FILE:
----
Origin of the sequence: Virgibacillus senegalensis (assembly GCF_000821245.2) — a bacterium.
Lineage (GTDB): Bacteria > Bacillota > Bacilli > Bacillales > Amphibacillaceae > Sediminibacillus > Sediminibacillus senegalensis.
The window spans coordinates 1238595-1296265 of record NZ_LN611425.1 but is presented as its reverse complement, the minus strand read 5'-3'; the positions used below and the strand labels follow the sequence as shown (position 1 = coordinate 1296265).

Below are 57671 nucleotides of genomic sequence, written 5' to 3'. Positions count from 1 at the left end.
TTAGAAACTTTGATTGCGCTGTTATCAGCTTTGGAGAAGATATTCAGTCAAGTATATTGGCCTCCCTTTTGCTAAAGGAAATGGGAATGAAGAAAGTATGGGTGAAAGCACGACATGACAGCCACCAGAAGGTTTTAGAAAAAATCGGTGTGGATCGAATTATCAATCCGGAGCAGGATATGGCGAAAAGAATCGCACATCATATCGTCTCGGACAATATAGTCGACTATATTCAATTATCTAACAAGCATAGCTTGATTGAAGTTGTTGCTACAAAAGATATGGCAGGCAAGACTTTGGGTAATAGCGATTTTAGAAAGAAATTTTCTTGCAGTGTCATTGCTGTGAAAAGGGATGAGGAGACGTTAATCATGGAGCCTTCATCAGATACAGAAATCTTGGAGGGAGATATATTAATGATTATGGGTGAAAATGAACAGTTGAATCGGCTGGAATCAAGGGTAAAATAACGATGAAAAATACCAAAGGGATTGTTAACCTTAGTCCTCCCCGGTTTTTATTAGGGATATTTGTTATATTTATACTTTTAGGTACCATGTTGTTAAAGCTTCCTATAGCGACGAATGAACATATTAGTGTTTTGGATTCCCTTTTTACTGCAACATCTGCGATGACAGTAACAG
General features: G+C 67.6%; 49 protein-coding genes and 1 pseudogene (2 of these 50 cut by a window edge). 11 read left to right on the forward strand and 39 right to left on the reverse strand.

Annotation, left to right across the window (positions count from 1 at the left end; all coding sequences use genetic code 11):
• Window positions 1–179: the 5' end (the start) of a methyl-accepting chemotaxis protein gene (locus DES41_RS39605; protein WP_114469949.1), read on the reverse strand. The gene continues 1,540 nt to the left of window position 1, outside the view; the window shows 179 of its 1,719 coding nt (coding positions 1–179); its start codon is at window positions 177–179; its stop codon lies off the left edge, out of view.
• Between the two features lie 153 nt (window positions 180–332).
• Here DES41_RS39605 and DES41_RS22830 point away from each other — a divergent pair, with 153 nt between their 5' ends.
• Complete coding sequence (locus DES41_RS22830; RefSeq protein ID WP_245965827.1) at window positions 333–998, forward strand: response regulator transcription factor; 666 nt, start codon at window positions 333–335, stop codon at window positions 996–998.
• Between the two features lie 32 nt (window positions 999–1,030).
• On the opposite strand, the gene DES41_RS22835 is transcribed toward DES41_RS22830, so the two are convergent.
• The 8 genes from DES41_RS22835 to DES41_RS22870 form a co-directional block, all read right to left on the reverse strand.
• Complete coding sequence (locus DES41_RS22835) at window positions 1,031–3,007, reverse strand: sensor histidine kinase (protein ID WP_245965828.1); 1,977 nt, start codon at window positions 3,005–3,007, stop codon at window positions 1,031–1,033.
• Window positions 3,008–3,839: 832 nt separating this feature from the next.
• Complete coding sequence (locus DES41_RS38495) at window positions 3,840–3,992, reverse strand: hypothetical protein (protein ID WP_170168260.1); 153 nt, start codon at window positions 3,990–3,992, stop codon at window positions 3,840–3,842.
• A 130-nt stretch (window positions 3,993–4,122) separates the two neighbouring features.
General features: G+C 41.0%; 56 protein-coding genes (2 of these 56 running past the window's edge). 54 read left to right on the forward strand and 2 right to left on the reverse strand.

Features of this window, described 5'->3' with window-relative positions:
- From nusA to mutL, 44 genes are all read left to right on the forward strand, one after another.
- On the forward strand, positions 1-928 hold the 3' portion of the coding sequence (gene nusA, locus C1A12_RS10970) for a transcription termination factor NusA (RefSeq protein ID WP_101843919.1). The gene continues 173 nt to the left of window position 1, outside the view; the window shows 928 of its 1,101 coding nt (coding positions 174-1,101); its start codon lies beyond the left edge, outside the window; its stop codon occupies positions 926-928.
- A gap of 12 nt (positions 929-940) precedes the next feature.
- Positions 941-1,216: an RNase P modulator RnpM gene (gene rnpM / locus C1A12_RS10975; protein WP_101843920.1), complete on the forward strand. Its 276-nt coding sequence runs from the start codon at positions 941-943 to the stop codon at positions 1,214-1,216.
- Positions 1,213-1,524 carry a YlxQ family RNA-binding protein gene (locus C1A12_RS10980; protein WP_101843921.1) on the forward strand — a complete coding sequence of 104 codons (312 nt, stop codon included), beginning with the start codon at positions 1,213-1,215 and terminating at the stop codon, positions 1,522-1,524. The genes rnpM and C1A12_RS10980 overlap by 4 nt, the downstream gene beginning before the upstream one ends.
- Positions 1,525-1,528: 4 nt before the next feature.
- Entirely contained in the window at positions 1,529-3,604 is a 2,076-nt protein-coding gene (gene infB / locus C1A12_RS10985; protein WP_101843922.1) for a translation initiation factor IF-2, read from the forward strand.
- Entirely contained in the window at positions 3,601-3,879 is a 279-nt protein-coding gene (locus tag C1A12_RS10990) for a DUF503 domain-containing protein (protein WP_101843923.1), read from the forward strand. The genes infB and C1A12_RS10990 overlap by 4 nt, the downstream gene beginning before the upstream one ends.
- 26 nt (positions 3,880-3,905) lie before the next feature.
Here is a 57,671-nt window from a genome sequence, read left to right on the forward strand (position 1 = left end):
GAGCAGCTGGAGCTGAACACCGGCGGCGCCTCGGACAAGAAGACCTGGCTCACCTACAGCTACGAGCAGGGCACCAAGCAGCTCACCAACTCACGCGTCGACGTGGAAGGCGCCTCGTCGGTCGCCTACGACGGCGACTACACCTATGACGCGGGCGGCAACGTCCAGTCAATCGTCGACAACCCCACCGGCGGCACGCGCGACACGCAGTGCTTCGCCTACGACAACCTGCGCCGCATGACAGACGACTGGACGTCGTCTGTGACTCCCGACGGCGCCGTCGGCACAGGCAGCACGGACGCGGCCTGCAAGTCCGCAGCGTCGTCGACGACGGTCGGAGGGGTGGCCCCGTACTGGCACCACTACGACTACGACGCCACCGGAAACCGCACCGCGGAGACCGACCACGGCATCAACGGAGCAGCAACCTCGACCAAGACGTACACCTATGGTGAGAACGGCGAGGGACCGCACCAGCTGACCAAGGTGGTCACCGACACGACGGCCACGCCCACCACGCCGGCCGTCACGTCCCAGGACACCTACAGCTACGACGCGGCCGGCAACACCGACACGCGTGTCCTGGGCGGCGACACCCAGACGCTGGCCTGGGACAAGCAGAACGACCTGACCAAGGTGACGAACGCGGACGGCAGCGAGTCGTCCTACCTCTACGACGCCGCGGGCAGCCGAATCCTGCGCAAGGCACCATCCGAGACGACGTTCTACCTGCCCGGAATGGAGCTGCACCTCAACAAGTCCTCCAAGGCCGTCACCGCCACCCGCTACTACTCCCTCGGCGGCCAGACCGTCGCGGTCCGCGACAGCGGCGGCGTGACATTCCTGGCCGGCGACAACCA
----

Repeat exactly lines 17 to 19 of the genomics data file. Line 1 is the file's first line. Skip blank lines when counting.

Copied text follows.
• Complete coding sequence (locus DES41_RS38495) at window positions 3,840–3,992, reverse strand: hypothetical protein (protein ID WP_170168260.1); 153 nt, start codon at window positions 3,990–3,992, stop codon at window positions 3,840–3,842.
• A 130-nt stretch (window positions 3,993–4,122) separates the two neighbouring features.
General features: G+C 41.0%; 56 protein-coding genes (2 of these 56 running past the window's edge). 54 read left to right on the forward strand and 2 right to left on the reverse strand.